Fast Potato Gnocci

Making potato gnocci can be fast if you cook your potatoes using a microwave. Microwaving the potatoes not only speeds the process up, but also results in drier potatoes and more robust dough. This is a “fast”, condensed version of the recipe found here.


  • About 2lbs of starchy potatoes, e.g. Russets
  • 1-1 1/2 dry cups flour
  • 1 tsp. salt
  • 1 egg


  1. Wash and peel the potatoes. Cut the potatoes up into 1/2-inch slices, but cut the larger pieces to match the size of the smaller ones. This helps cook them uniformly.
  2. Transfer potatoes into a microwave-safe bowl, and microwave until fork-tender. Cook on high in 2-minute intervals, stirring occasionally – it should take about 6-8 minutes.
  3. Press the potatoes through a ricer once cool enough to handle. A strainer or sieve will work equally well.
  4. In a large bowl, combine the potatoes with the egg and salt.
  5. Once the potatoes and eggs are well combined, mix in the flour. Start with 1 cup, and work your way up, lightly kneading until the dough stays together in a ball and holds its shape. Cover the dough with a damp paper towel to prevent drying.
  6. If cooking immediately, begin heating a large pot of water. You want it to be boiling vigorously when cooking your gnocci.
  7. Dust a cutting board or similar work surface and a baking sheet (to hold the finished gnocci) with flour. Have some extra flour to the side to replenish as you work.
  8. Take a good handful of dough, and roll it out into a 3/4 inch-thick noodle.
  9. Cut the noodle into 3/4 inch pillows. To shape, take a fork, and place the pillow on the tines. Press the pillow into the tines with your thumb, and pull away towards the points of the tines. The dough should curl up onto your fingers, and you should get a cylinder with the characteristic indentations. Place the gnocci onto the baking sheet.
  10. Once the water is boiling, drop the gnocci in. Lightly stir to prevent the dumplings from sticking to the bottom of the pot and to each other. The gnocci will begin to float as they cook through. Once one is floating, let it cook for another minute, then fish it out of the water and into a colander. You may want to toss them with oil (or with the sauce you were planning to eat them with) to prevent them from sticking together.


  • Note that the potatoes can get very (read: scalding) hot as they cook.
  • While mixing the dough, keep the kneading to a minimal, as too much will develop the gluten and toughen the dough (or conversely, knead it more, if you like it to be chewier).
  • The shaping is mostly cosmetic, but for an idea of how to roll the gnocci, take a look at this video.
  • Contrary to what some people think, microwaving the food is neither harmful, nor will it degrade the nutritional value of the food, any more than other forms of cooking.

Yeast pancakes – review, link, and (modified) recipe.

The other day I gave this yeast pancake recipe a try. The recipe followed duly makes a light but bready pancake that’s a bit on the savoury side.

Here are some notes from my first attempt at any recipe calling for fermentation. A recipe modified based on these observations are at the end of this post.

  • The recipe omits the fact that the milk should be warm. An incorrect temperature might prevent your batter from rising. It’s pretty easy to heat it up to the desired temperature of 120-130F/48-54C, by microwaving in 30 second intervals and measuring the temperature. It should take about 2-3 minutes.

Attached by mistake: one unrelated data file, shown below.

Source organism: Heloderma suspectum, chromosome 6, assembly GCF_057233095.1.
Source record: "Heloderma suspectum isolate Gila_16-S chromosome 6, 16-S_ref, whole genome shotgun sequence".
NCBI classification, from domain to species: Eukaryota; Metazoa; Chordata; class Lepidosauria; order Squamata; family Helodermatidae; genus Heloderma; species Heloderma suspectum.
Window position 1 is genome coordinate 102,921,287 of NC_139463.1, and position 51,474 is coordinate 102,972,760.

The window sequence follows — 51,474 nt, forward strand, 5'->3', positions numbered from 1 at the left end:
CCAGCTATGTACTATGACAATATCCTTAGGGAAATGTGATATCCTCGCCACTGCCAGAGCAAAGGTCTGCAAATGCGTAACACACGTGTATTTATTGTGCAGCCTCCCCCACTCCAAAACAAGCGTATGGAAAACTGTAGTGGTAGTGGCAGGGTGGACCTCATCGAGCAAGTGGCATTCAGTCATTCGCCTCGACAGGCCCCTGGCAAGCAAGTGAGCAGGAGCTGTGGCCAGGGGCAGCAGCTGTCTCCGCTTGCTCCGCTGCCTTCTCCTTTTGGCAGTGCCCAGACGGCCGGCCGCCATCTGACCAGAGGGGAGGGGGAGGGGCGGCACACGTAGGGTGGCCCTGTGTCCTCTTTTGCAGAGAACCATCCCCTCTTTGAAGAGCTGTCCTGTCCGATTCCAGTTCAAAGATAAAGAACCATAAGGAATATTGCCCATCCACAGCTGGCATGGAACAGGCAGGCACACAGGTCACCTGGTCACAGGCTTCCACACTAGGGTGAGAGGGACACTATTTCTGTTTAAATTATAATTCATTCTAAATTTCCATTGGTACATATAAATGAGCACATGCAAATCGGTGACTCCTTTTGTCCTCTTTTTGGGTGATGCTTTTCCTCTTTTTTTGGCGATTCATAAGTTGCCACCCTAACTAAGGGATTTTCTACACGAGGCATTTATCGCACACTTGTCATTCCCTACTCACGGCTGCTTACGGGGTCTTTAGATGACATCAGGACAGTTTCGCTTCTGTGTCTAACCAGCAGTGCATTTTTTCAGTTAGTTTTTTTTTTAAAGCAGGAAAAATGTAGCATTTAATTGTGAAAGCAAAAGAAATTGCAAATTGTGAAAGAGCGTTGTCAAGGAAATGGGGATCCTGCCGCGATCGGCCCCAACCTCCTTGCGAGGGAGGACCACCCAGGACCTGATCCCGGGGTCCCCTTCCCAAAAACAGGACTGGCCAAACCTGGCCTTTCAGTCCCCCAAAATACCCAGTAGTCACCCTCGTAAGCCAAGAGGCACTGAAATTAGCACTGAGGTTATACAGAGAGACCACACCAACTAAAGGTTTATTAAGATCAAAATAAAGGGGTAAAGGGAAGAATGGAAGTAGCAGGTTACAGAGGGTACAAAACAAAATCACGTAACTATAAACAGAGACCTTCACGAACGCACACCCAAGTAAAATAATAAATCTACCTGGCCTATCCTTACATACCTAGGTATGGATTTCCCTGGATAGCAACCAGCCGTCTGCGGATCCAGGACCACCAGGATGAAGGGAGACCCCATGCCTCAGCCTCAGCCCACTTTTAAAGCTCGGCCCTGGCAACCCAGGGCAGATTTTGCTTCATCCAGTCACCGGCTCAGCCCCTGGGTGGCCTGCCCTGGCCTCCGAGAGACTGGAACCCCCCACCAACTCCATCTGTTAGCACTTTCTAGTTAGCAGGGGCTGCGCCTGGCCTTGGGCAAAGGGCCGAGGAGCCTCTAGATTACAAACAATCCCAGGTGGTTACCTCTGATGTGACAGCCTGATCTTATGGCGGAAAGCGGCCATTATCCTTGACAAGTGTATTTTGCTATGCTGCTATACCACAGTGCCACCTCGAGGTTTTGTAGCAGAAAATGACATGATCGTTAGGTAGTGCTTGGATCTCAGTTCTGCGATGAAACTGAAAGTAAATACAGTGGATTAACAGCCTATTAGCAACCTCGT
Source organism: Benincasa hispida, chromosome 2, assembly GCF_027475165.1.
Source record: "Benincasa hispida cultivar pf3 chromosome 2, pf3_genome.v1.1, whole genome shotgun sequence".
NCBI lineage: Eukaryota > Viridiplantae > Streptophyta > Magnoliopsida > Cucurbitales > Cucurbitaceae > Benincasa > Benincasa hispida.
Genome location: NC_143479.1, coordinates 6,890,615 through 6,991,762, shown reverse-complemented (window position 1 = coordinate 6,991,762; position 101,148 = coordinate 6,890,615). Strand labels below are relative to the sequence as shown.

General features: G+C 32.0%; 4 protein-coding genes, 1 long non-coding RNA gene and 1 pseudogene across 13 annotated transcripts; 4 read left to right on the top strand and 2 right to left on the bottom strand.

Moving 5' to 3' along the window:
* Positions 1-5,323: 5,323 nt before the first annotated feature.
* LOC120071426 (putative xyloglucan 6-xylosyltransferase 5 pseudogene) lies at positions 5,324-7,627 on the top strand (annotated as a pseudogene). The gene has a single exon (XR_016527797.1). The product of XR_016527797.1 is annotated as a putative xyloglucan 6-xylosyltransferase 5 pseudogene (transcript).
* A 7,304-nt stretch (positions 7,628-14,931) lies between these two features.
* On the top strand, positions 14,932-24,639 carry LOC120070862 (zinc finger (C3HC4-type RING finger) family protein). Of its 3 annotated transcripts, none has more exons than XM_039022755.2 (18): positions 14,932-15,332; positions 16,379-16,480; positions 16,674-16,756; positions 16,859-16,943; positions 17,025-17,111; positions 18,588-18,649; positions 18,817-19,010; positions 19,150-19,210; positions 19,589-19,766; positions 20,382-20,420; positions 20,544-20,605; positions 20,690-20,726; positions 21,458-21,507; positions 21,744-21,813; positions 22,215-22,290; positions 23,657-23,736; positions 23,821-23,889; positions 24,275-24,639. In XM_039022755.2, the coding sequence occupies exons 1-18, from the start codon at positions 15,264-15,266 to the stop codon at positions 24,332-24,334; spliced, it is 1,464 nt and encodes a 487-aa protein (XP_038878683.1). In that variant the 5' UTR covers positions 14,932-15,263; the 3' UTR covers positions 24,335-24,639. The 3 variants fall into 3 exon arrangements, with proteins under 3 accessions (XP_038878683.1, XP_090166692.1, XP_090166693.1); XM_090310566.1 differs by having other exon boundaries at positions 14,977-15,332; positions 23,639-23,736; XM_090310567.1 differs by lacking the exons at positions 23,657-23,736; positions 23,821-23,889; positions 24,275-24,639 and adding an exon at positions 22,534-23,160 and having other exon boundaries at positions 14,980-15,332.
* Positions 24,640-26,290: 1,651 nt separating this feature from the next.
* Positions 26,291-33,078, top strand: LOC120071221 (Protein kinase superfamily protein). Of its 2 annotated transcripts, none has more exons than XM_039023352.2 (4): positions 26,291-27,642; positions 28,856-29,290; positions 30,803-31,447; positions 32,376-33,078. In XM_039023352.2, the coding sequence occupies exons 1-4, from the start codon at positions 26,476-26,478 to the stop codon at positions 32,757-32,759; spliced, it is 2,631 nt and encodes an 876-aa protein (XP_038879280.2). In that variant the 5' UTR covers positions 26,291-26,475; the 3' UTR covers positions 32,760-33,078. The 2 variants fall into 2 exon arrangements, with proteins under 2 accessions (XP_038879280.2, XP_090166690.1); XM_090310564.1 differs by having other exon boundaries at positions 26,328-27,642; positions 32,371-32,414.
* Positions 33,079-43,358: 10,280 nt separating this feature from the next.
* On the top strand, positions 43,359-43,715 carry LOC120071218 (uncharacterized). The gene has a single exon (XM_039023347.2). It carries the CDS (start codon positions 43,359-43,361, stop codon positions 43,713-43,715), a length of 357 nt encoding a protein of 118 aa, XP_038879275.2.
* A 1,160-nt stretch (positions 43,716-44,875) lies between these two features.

• Fast-rise dry yeast is different from regular dry yeast. Regular yeast needs to be activated first by adding to a warm liquid. The fast-rise yeast can simply be mixed in with the dry ingredients, and calls for a higher temperature for the added liquid than regular yeast.
  • The bubbles produced by the yeast tend to collect on the top. This results in batter being lighter and foamier at the top, and denser at the bottom. It would probably be good to redistribute the bubbles by gently folding the batter after it finishes rising.
  • If you are worried about the temperature like I was, heat the milk closer to 130F/54C, and add the eggs and butter into the milk before adding it to the dry ingredients.

Overall, this seems like a good beginner’s recipe for yeast pancakes, where the only things to watch out for are the temperature of the liquid being added, and the freshness of the yeast. As a side-note, doubling the sugar from two to four teaspoons mellows the savoriness quite a bit. It might also give the yeast more sugar to work with (more sugar and warm = more active yeast and bubbling, and fluffier batter).

And now, for a modified, half-sized recipe.


  • 2 cups flour
  • 1 tsp. salt
  • 2 tsp. sugar
  • 1 egg
  • 1 1/2 cups milk
  • 1/8 cup melted butter or oil
  • 1/4 oz fast-rise yeast – this is usually 1 packet of the yeast sold in packets
  • 1 tsp vanilla extract


  1. In a large bowl (with at least 8 cups volume), combine the dry ingredients. Make sure that they are mixed together well.
  2. Combine the eggs, vanilla, and oil.
  3. Heat the milk to the target temperature of 120-130F/48-54C. This can be done by microwaving the milk in a mug for about 1.5 to 2 minutes, checking in 30 second intervals.
  4. Add the egg mixture and warm milk to the dry ingredients. Mix well until smooth.
  5. Let the bowl sit in a warm place for 30 minutes, covered with a cloth or paper towel (something breathable – yeast needs oxygen).
  6. Once the batter has risen, gently fold together so that it is a uniform consistency.
  7. Make pancakes as you would with usual batter.

The recipe is fairly easy to modify – for example, you can add some almond butter or similar to the egg mixture at step 2 for almond pancakes, or cocoa to the dry ingredients at step 1.

Reading man pages without man.

zcat /usr/share/man/man1/ls.1.gz | groff -Tascii -man | less -R

This unzips and cats a compressed man page through groff to format it, and then to less so that you can scroll. The -R, which you may or may not need, prevents certain ANSI escape sequences from showing as “ESC [ …” garble (the same situation with git is described here).